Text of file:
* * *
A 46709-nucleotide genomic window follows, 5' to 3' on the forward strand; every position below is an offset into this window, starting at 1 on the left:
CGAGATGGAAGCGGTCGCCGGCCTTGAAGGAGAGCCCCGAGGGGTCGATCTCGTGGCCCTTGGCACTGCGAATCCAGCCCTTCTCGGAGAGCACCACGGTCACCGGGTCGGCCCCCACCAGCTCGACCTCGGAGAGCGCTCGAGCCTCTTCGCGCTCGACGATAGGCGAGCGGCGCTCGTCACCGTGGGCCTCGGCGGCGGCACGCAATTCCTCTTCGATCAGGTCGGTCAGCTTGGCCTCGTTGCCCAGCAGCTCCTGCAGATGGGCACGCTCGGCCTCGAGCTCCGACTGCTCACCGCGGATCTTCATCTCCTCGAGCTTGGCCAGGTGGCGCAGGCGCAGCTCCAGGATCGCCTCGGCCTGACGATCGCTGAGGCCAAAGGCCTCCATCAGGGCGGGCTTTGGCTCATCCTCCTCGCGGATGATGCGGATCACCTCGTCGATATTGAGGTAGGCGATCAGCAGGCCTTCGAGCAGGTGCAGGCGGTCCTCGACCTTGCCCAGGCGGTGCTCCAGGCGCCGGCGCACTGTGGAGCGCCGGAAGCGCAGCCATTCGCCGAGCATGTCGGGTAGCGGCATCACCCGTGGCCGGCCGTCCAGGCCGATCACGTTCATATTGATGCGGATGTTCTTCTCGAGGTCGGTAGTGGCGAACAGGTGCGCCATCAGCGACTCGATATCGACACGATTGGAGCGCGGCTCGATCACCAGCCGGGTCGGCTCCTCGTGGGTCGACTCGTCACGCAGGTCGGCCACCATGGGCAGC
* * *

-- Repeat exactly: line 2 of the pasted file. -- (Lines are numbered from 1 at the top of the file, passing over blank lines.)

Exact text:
CGAGATGGAAGCGGTCGCCGGCCTTGAAGGAGAGCCCCGAGGGGTCGATCTCGTGGCCCTTGGCACTGCGAATCCAGCCCTTCTCGGAGAGCACCACGGTCACCGGGTCGGCCCCCACCAGCTCGACCTCGGAGAGCGCTCGAGCCTCTTCGCGCTCGACGATAGGCGAGCGGCGCTCGTCACCGTGGGCCTCGGCGGCGGCACGCAATTCCTCTTCGATCAGGTCGGTCAGCTTGGCCTCGTTGCCCAGCAGCTCCTGCAGATGGGCACGCTCGGCCTCGAGCTCCGACTGCTCACCGCGGATCTTCATCTCCTCGAGCTTGGCCAGGTGGCGCAGGCGCAGCTCCAGGATCGCCTCGGCCTGACGATCGCTGAGGCCAAAGGCCTCCATCAGGGCGGGCTTTGGCTCATCCTCCTCGCGGATGATGCGGATCACCTCGTCGATATTGAGGTAGGCGATCAGCAGGCCTTCGAGCAGGTGCAGGCGGTCCTCGACCTTGCCCAGGCGGTGCTCCAGGCGCCGGCGCACTGTGGAGCGCCGGAAGCGCAGCCATTCGCCGAGCATGTCGGGTAGCGGCATCACCCGTGGCCGGCCGTCCAGGCCGATCACGTTCATATTGATGCGGATGTTCTTCTCGAGGTCGGTAGTGGCGAACAGGTGCGCCATCAGCGACTCGATATCGACACGATTGGAGCGCGGCTCGATCACCAGCCGGGTCGGCTCCTCGTGGGTCGACTCGTCACGCAGGTCGGCCACCATGGGCAGC